The last time the Giants won four games in a row was 2013, and it came on the heels of an 0-6 start to the season. “That was a crazy year,” Victor Cruz said with a shake of his head.
So it’s no surprise that Cruz did not remember it or care to compare it to this team’s current three-game winning streak. Instead, he went further back in history.
“The last one that comes to mind is that last run going into the playoffs in 2011,” he said instead, recalling the victories in the last two regular-season games and then four playoff wins, including Super Bowl XLVI.
The Giants (5-3) have a chance Monday night against the Bengals (3-4-1) to win that fourth straight game. A victory would put the Giants three games over .500 for the first time since they were 8-5 in late 2012. It also has the potential of being significant as the team’s sixth win this season, which would match the total of the disappointing teams of the past two seasons have reached.
“We’ve got to get to those six wins and get past that threshold,” said defensive tackle Jay Bromley, who, like many of the current Giants, has never won a seventh in a single season.
For the first time in recent memory — or beyond it, if you ask Cruz — the Giants are exhibiting signs of consistent winning football. That should help a team that has struggled to learn to win the past three seasons. But Ben McAdoo isn’t buying the idea that winning begets winning.
“We’re looking forward,” the coach said. “November is about jockeying for position one game at a time. You have to focus on your preparation and find a way to get better each and every week and get a win.”
Still, for those who were here when the Giants were regular contenders in the final two months of the season, there is some familiarity with what’s going on now.
“It’s a great feeling,” Cruz said. “I remember that feeling. It’s starting to get into my belly a little bit now and it feels good, obviously, as a team to get into that mode. But we just have to remember that it is still a long season. There are still a lot of games left and we have to be able to be 1-0 each week and take care of our business.”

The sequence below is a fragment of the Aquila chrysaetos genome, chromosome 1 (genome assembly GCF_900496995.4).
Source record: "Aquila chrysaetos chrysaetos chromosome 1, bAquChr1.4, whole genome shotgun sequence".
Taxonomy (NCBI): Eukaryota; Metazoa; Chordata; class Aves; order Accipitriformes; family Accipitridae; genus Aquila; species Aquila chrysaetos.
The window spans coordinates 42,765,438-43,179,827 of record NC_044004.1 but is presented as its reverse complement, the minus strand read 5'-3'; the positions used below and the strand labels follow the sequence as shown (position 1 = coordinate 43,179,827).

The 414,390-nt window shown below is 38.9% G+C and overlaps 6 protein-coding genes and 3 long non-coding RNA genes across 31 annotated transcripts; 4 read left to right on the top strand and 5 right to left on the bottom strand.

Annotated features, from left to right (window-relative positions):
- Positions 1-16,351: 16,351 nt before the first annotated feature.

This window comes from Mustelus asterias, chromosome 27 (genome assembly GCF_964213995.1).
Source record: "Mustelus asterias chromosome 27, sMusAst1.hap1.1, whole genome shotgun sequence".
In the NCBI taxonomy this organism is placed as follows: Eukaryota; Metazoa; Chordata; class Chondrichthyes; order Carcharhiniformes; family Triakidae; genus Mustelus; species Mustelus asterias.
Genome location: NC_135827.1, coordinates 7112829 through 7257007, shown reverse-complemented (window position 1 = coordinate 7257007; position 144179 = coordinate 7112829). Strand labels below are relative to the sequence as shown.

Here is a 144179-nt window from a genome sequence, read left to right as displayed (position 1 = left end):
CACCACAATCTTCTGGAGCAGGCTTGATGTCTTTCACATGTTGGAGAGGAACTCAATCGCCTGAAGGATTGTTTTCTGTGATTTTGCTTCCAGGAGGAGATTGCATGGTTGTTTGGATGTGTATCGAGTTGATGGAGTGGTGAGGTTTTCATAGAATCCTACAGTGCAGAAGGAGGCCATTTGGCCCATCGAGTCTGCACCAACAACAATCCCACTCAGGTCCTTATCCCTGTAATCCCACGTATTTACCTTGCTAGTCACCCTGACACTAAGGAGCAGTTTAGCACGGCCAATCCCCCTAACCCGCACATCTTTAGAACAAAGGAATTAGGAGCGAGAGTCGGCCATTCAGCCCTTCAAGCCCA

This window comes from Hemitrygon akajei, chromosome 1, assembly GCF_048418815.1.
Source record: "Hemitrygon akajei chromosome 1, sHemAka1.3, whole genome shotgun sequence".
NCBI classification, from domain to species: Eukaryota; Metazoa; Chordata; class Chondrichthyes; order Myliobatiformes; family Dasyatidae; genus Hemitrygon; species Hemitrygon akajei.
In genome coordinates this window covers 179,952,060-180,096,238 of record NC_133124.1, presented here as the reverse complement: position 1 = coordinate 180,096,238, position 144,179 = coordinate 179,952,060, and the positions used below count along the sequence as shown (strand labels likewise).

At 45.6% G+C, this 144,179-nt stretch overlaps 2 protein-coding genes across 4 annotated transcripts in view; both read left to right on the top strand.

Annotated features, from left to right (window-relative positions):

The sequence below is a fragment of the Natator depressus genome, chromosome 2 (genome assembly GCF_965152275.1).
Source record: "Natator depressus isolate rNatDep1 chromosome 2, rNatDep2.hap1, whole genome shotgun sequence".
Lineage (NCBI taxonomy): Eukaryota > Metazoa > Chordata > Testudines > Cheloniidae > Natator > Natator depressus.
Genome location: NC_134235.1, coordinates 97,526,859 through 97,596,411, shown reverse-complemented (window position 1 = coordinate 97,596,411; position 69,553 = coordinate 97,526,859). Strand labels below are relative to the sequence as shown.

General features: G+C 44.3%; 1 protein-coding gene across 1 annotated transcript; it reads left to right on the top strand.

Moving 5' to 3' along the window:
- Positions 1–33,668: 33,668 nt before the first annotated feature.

Cruz still hurting
Cruz might not be able to help the Giants get their fourth win in a row. The wide receiver sprained his ankle last week against the Eagles and participated in Sunday’s practice, but The Record of New Jersey reported that Cruz will most likely miss the game against the Bengals. Rookie Roger Lewis Jr. would get the bulk of Cruz’s snaps if that is the case.
Whether he plays or not, Cruz’s ankle injury is still not considered to be a long-term issue. Not playing him Monday night could be a way of allowing him to recover more fully for games the rest of the season.
Hall on Green: Giant threat
The Giants probably don’t want cornerback Leon Hall covering A.J. Green tonight, but when it came to preparing for the NFL’s leader in receptions entering Week 10 (59), it was Hall to whom they turned.
Hall played with the Bengals for eight seasons, the last four as a teammate of Green’s covering him in practices and watching his tendencies.
“I’ve talked to Leon Hall a lot this week about A.J.,” defensive coordinator Steve Spagnuolo said.
So what has Hall been able to share? Mostly bad news.
“He’s a big problem,” Hall said. “There’s not a lot he can’t do. He can run the short routes. He’s agile enough to run some bigger routes and stuff like that. He can pretty much do it all.”
The key to slowing him down, Hall said, is to keep him guessing.
“You have to switch it up with him,” he said. “You can’t just leave him alone. With all the great receivers, I think that’s part of the recipe for success. You can’t just keep rolling up to him because he’ll figure that out. You can’t just play cover 2 or cover 1. You have to have a variety.”
Ultimately, Hall said, the best way to defend Green may be to simply antagonize someone else: Andy Dalton.
“It really starts with the quarterback,” Hall said. “You want to keep him on his toes, keep him guessing and hesitant to affect some of those throws.”
Did you know?
1990: The last time the Bengals won a Monday Night Football game on the road. It’s been so long, in fact, that it came against the Browns in Cleveland — the original Browns before they moved to Baltimore and were replaced by the new ones. The Bengals have lost six in a row since then.
5: Games in a row in which the Giants have rushed for fewer than 80 yards. It’s the first time that’s happened since official rushing records were first kept in 1933.
Home sweet home
The Giants are in the middle of three straight home games, the 127th time that has happened for an NFL team since 1990, according to the Elias Sports Bureau. The Giants are already 1-0, but history shows they are unlikely to win their remaining two. Here is how teams have fared on their three-game home stands over the past 25 1⁄2 seasons:
3-0 28 times
2-1 45 times
1-2 39 times
0-3 14 times
The hardest game to win on such seemingly hospitable stretches of scheduling? The middle one, such as Monday night against the Bengals. Here are the records of teams during three-game homestands since 1990:
First game 79-47 (.627)
Second game 65-61 (.516)
Third game 69-57 (.548)
Odell Beckham Jr. needs three TD receptions to tie Plaxico Burress as the most frequent recipient of Eli Manning scoring plays. A look at Manning’s favorite touchdown targets:
Plaxico Burress // 33
Odell Beckham Jr. // 30
Hakeem Nicks // 26
Victor Cruz // 25
Rueben Randle, Jeremy Shockey // 19